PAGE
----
South house

The Jordan City Council gave Barb Kochlin three months to sell or move the Victorian-era house on her property. The house was originally home to Mary Nicolin and Frank Leonard.

The Victorian home offered up for free to anyone who could move it made headlines across the country last month is staying in Jordan — but not without some sprucing up.

Owner Barb Kochlin told the Jordan City Council Monday night she has entered a purchase agreement with Joshua Colonna, a developer with Red Brick LLC and Colonna Acquisitions, to sell the house and five acres of land surrounding it.

“Our family specializes in turn-of-the-century red brick buildings mostly and old houses like this,” Colonna said. “We’ve restored over 100 properties through Minnesota, West Virginia, Tenessee and Florida. This is our forte.”

Kochlin inherited the house when she bought the land from her grandmother, former Jordan Mayor Gail Anderson, who originally moved the house from the corner of Broadway and Second Streets to its “temporary” location in 2002. Kochlin said she isn’t sure what her late grandmother’s plans were for the house, but knows she invested around $40,000 for improvements to the interior.

Kochlin had planned to turn the house into a multi-family residence, but after extensive work with city planners, she realized the idea was cost-prohibitive, as it involved creating off-street parking and direct access to Highway 21. Kochlin later put the house on the market and even posted it as free for the taking, but the cost of moving the house was too much to justify.

Finally, in April, the council gave Kochlin three months to sell or move the house or be forced to demolish it.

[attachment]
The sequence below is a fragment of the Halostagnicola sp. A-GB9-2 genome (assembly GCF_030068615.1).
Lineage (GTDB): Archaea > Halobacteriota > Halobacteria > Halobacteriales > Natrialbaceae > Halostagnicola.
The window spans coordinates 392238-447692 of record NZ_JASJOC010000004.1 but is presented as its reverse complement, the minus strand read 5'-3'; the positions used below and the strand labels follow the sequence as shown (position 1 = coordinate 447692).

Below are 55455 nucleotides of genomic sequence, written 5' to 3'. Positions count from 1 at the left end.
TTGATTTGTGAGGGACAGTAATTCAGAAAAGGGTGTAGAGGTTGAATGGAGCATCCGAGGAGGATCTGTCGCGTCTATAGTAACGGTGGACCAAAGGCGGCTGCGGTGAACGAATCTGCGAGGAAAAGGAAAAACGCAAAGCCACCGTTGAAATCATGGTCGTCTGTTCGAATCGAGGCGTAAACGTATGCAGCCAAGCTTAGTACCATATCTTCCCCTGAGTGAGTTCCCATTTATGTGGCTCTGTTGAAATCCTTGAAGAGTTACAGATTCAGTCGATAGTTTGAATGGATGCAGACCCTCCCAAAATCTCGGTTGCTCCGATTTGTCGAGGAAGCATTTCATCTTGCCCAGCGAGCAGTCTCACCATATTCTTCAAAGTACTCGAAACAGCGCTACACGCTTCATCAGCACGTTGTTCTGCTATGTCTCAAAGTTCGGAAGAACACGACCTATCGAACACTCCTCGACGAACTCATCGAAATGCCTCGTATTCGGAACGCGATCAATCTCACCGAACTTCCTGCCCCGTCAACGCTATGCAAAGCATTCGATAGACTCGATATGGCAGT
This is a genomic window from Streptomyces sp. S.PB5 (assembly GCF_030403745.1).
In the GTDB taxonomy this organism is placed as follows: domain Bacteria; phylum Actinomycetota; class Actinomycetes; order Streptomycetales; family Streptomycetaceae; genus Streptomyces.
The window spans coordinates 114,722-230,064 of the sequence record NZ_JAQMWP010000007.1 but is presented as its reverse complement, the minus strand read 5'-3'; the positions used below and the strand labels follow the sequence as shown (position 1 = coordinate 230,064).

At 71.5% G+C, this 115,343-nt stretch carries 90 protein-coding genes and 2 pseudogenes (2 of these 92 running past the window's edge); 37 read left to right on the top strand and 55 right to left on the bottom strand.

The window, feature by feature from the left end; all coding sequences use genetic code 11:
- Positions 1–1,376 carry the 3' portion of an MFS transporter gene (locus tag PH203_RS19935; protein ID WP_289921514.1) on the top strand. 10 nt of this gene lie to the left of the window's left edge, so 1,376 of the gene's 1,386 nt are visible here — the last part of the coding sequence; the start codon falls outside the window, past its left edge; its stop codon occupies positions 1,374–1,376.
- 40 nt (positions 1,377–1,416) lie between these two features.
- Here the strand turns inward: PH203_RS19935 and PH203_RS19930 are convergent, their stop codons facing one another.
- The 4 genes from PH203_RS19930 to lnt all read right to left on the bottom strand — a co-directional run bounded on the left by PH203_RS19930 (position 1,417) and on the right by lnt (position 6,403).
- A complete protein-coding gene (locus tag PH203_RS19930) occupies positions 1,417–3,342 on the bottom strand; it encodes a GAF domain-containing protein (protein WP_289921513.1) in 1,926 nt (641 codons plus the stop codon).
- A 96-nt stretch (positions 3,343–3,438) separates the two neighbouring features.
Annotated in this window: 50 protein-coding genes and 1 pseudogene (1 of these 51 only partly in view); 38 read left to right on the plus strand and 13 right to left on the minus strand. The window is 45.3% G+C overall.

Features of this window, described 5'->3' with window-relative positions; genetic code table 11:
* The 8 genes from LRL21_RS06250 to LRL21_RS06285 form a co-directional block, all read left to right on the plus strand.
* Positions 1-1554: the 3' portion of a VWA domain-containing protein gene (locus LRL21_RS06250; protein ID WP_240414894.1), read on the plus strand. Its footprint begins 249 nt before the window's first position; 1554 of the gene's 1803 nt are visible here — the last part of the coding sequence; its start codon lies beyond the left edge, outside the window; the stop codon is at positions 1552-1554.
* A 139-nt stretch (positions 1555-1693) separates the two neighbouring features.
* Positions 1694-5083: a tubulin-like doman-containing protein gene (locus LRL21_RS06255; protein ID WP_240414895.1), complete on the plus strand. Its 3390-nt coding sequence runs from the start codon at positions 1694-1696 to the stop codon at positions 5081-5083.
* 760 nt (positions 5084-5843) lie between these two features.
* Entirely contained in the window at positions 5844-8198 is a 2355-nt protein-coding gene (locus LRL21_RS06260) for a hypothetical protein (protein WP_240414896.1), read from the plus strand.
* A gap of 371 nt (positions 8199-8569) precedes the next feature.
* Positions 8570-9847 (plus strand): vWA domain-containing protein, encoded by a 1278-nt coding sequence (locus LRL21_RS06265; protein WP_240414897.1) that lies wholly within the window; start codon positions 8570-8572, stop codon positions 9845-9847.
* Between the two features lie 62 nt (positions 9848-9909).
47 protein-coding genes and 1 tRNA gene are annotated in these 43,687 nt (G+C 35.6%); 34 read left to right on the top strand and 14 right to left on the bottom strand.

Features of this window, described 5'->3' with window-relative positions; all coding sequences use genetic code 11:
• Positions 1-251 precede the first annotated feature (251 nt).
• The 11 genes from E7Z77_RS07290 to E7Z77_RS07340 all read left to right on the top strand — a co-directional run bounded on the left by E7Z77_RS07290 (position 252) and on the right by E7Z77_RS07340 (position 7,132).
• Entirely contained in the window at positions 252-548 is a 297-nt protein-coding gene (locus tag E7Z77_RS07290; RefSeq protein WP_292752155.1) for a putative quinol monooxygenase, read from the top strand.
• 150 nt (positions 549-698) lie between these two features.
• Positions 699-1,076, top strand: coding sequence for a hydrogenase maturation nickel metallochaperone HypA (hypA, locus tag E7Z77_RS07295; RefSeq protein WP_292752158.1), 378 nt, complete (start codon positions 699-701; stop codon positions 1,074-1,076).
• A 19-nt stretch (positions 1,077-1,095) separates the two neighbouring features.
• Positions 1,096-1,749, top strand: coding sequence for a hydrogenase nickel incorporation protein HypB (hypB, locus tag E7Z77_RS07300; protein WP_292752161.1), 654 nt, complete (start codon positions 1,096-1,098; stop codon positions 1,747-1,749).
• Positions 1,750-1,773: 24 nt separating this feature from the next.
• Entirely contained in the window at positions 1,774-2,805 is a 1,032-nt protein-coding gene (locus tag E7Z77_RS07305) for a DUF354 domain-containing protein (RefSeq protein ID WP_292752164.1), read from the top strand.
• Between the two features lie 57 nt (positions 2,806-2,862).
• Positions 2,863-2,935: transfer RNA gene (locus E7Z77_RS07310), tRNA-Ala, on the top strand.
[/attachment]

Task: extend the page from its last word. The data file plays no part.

After Kochlin’s story went viral, Colonna reached out to her with an offer to purchase the property and renovate the house. Colonna and Kochlin came to that agreement after researching moving options and finding no vacant lots within a viable relocation range.

Kochlin and Colonna said they have drafted an agreement for an easement that would extend the driveway from Kochlin’s neighboring brewery to the house, connecting it to Highway 21. Colonna would also be required to construct a small parking lot to comply with building codes. An additional easement would connect the property to city sewer and water service, also through Kochlin’s neighboring property.

Councilman Bill Heimkes asked what Colonna ultimately intends to achieve with the renovations.

“I’d love to just turn it into a house, that’s the simplest thing for all of us,” Colonna said.

But Colonna said there are a variety of options he’s willing to pursue, such as renovating the first floor into business space with an apartment on the upper floor. His family’s company traditionally renovates, establishes a business and sells the property to a local buyer after a few months.

“We know how to create a good asset and then have it sold off so it is actually run properly,” Colonna said.

The council wasn’t required to take any formal action on the matter, but took the opportunity to welcome Colonna to the community.

Colonna is a member of the U.S. Air Force Reserve and informed the council that due to an upcoming deployment, he will not be able to begin renovation work immediately, but intends to replace the roof and clean the property prior to his deployment.


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